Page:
All of these elements that hindered the readability and effectiveness of NOTAMs are directly related to human factors. According to ICAO, aeronautical information services should take these factors into consideration, particularly in the design and distribution of aeronautical data and information. Currently, NOTAMs in Canada are only issued in a text format, which limits how clearly a pilot can visualize areas that are closed due to construction.

Therefore, the Board recommends that

NAV CANADA make available, in a timely manner, graphic depictions of closures and other significant changes related to aerodrome or runway operations to accompany the associated NOTAMs, so that the information communicated on these hazards is more easily understood.
TSB Recommendation A21-01

Safety concern

Regulatory surveillance of airports by Transport Canada

Historically, the safety of flight operations was strictly related to regulatory compliance and was based on reactive risk management in response to incidents and accidents. However, it became evident that regulatory requirements alone could not foresee all of the risks associated with a particular activity. It was then that the concept of a safety management system (SMS) was introduced, which was endorsed and recommended by ICAO in 2000.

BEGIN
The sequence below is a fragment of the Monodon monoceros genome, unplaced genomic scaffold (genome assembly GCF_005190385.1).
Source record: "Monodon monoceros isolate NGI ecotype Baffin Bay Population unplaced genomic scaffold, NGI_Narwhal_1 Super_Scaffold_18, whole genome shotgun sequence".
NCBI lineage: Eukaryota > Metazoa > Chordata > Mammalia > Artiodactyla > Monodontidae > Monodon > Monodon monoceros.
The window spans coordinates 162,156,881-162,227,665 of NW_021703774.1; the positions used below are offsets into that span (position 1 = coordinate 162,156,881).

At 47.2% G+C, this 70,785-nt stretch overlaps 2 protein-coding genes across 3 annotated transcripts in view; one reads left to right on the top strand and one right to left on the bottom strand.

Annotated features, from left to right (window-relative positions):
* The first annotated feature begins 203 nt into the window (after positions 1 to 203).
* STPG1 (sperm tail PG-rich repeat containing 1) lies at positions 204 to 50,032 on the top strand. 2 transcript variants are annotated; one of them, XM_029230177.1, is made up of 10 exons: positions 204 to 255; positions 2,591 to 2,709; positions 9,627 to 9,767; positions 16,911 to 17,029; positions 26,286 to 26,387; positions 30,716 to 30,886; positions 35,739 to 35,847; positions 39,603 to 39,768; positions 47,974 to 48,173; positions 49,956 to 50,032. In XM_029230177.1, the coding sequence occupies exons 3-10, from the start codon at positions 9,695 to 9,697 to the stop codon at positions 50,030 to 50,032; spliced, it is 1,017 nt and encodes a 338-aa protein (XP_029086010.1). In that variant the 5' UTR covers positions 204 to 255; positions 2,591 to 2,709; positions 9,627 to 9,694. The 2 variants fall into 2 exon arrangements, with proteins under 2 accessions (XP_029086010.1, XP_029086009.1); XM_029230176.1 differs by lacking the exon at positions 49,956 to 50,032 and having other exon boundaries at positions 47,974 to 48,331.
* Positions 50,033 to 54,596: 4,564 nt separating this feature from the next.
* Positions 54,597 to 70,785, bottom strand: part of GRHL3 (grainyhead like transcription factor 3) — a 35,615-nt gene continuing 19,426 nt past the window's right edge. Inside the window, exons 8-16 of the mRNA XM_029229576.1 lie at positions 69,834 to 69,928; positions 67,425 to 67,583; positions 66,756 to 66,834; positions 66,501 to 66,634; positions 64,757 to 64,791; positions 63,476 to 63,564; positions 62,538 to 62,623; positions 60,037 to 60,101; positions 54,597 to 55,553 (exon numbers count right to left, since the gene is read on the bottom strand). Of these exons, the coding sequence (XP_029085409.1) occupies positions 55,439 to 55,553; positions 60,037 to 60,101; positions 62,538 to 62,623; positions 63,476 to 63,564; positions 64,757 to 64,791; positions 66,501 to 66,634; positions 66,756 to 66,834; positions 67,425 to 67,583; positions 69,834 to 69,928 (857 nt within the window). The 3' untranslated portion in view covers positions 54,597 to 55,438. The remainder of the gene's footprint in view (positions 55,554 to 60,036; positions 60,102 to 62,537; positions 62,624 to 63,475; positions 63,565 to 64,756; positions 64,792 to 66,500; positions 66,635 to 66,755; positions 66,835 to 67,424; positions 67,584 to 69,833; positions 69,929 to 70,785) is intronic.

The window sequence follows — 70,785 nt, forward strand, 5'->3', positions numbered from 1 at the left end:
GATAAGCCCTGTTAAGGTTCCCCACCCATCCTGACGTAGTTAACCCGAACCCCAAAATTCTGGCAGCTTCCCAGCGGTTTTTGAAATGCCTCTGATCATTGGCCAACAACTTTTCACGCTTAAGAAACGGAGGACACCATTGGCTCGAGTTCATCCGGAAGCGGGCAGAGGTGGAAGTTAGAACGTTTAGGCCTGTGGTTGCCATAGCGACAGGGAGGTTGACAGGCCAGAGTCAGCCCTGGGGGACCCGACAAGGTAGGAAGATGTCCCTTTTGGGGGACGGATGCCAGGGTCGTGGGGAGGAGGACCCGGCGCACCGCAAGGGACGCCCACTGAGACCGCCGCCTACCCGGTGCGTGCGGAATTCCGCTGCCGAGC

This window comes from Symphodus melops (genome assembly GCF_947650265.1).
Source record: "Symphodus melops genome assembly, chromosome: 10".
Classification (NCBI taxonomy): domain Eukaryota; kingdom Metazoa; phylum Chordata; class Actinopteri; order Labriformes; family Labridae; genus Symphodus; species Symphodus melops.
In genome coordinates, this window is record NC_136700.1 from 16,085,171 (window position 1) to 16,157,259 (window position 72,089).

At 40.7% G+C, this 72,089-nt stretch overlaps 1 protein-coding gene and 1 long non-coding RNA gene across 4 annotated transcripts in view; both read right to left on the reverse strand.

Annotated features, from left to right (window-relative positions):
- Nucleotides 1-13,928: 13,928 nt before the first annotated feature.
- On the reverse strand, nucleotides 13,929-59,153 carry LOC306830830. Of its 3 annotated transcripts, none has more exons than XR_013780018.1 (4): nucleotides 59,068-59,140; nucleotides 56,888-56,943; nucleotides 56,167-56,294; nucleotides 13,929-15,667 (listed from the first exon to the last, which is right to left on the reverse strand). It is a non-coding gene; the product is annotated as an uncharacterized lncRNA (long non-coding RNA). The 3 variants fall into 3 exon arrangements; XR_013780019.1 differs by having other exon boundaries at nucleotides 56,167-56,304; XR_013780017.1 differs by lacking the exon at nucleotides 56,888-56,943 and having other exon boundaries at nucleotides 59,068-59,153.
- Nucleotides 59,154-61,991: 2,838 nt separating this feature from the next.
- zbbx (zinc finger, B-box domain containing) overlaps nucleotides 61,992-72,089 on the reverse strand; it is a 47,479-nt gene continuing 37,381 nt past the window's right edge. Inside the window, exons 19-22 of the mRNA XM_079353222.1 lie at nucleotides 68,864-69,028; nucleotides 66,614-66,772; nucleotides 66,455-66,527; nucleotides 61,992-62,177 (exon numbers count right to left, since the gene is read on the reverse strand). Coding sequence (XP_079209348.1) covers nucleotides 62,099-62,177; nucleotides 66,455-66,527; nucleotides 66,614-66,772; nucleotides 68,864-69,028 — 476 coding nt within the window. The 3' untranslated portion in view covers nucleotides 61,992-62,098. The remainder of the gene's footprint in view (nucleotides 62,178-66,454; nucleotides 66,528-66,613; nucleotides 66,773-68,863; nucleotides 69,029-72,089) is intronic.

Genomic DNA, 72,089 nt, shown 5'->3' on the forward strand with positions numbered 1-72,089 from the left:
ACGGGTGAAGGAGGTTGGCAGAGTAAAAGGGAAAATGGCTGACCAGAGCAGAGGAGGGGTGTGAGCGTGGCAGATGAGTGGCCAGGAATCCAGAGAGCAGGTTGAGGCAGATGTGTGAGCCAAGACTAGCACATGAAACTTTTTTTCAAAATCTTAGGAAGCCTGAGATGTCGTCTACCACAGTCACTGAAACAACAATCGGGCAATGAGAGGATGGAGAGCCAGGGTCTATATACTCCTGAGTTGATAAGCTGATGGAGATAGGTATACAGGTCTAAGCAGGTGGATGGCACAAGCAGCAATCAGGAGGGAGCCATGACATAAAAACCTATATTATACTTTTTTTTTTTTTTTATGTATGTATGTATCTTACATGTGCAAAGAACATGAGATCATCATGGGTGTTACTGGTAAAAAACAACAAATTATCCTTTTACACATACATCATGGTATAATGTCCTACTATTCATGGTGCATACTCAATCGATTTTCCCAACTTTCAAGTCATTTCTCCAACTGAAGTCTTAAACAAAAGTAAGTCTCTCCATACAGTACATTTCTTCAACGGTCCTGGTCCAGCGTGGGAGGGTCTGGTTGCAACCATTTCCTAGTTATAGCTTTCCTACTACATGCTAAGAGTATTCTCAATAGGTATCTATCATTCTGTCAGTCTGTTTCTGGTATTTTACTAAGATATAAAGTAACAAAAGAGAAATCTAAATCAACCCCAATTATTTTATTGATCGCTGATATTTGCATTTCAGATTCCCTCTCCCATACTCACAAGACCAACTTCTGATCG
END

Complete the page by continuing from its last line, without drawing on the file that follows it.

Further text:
Transport Canada Civil Aviation (TCCA) required the implementation of safety management systems (SMS) within civil aviation, in 2005 for airlines and approved maintenance organizations, and in 2008 for airports.

TCCA also decided to apply the principles of safety risk management to its own activities by adopting a national safety program, which includes the Integrated Management System (IMS). The IMS was intended to enable TCCA to implement a program that integrates all of its activities consistently across the country, both at Headquarters and in the regions.